Except for the Department of Public Works, which has just transferred $700 to the Office of Personnel Management to enforce random drug testing among its staff, no other CNMI government agency is expected to have its personnel undergo such test—at least in the near future.
In fact, OPM director Isidro Seman confirmed that in the past year or so, no government agency—including those in law enforcement—had undergone random drug testing because of lack of funds to do so.
“Money is always an issue… For fiscal year 2014, we asked for a substantial amount for random drug test but we had to sacrifice that because of limited funding. And if there’s any money going to drug testing, it should be in our account where it’s been in the past,” Seman told Saipan Tribune in an interview on Friday afternoon.
The Legislature has also not set aside funding so that OPM can administer random drug testing.
A drug test costs some $30 per person on Saipan.
For OPM to ensure random drug testing among agencies, the agency needs at least $14,000 to $15,000 a year, Seman said.
“This is just a rough estimate,” he added.
OPM, in consultation with agencies or departments, gets to pick the personnel to be randomly tested and when. It is the agency that oversees the government’s drug testing program.
A House bill now pending at the Senate would require mandatory drug testing among law enforcement agencies such as the Department of Public Safety and the Division of Customs Services, although funding that could still be a hindrance.
DPW Secretary Martin Sablan separately confirmed yesterday that DPW has identified $700 that could be used for random drug testing so it has been working with OPM.
“That’s because we haven’t done any random drug testing in a long time. So when we identified $700 in available funds, we thought we can again have random drug testing,” Sablan said.
Seman confirmed DPW provided OPM funding so that the department’s personnel can be randomly tested for drugs.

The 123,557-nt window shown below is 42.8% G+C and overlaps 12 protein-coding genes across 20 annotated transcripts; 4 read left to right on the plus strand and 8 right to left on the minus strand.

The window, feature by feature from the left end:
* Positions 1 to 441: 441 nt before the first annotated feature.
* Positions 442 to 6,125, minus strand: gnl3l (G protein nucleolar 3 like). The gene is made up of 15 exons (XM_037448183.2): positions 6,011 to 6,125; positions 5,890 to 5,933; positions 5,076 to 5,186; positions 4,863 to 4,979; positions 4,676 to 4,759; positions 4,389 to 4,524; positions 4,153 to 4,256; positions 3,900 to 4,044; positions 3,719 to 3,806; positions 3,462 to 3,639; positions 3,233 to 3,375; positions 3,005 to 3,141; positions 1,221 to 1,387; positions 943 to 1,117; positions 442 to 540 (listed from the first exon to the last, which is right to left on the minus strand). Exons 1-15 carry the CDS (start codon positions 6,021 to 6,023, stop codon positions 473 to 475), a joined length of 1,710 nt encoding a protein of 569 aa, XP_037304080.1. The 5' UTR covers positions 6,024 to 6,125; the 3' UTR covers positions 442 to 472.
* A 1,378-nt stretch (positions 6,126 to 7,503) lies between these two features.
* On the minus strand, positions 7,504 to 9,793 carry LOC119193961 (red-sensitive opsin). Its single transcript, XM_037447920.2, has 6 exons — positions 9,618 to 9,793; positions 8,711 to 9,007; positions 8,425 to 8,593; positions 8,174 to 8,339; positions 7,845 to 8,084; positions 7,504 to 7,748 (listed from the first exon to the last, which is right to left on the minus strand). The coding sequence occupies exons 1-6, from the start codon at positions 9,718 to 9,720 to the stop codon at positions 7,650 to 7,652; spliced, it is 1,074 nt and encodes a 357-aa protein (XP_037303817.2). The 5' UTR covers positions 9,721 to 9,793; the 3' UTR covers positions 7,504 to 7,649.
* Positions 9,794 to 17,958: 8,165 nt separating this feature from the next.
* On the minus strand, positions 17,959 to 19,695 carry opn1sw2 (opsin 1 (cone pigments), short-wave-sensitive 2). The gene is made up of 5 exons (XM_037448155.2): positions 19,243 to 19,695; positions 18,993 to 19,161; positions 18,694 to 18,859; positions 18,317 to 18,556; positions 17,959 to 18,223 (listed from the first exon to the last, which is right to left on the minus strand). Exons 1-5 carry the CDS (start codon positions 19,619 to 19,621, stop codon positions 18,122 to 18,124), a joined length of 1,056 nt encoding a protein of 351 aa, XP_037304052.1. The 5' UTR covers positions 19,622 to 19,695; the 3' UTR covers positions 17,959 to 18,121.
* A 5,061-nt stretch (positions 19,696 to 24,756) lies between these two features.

“It is also important that safety-sensitive employee positions are tested,” Seman added.
He was referring to those personnel operating heavy equipment and those operating school buses.
DPS Commissioner James Deleon Guerrero and Customs Services Division director Joe Mafnas earlier told senators none of their personnel underwent random drug testing at least in the last year.
OPM’s Seman confirmed this on Friday, pointing to the lack of government funding to pay the private clinics that administer the actual drug test.
Neither DPS nor Customs asked OPM for random drug testing over the last year.
Customs let go of two employees on its own when it got suspicious of drug-related activities by its employees. Mafnas said one of them admitted to drug use. One of the two that was let go was allegedly selling drugs.
DPS police officers, for its part, have figured in drug-related cases and reports. Despite these, no one at the department underwent random drug testing during at least 2013.
Seman echoed the DPS and Customs chiefs’ concerns that due to the nature of police officers and customs officers’ duties and responsibilities, all of them need to undergo mandatory drug testing.
“I’m with the [DPS] commissioner that it should be done 100 percent for law enforcement. I support that bill. I also agree that it should not only apply to law enforcement but also to those safety-sensitive positions or jobs like for those operating heavy equipment and school buses like DPW, [Commonwealth Utilities Corp.], [Public School System] and the mayor’s office,” Seman added.
Independent agencies and government corporations such as CUC get to fund their own drug testing, Seman added.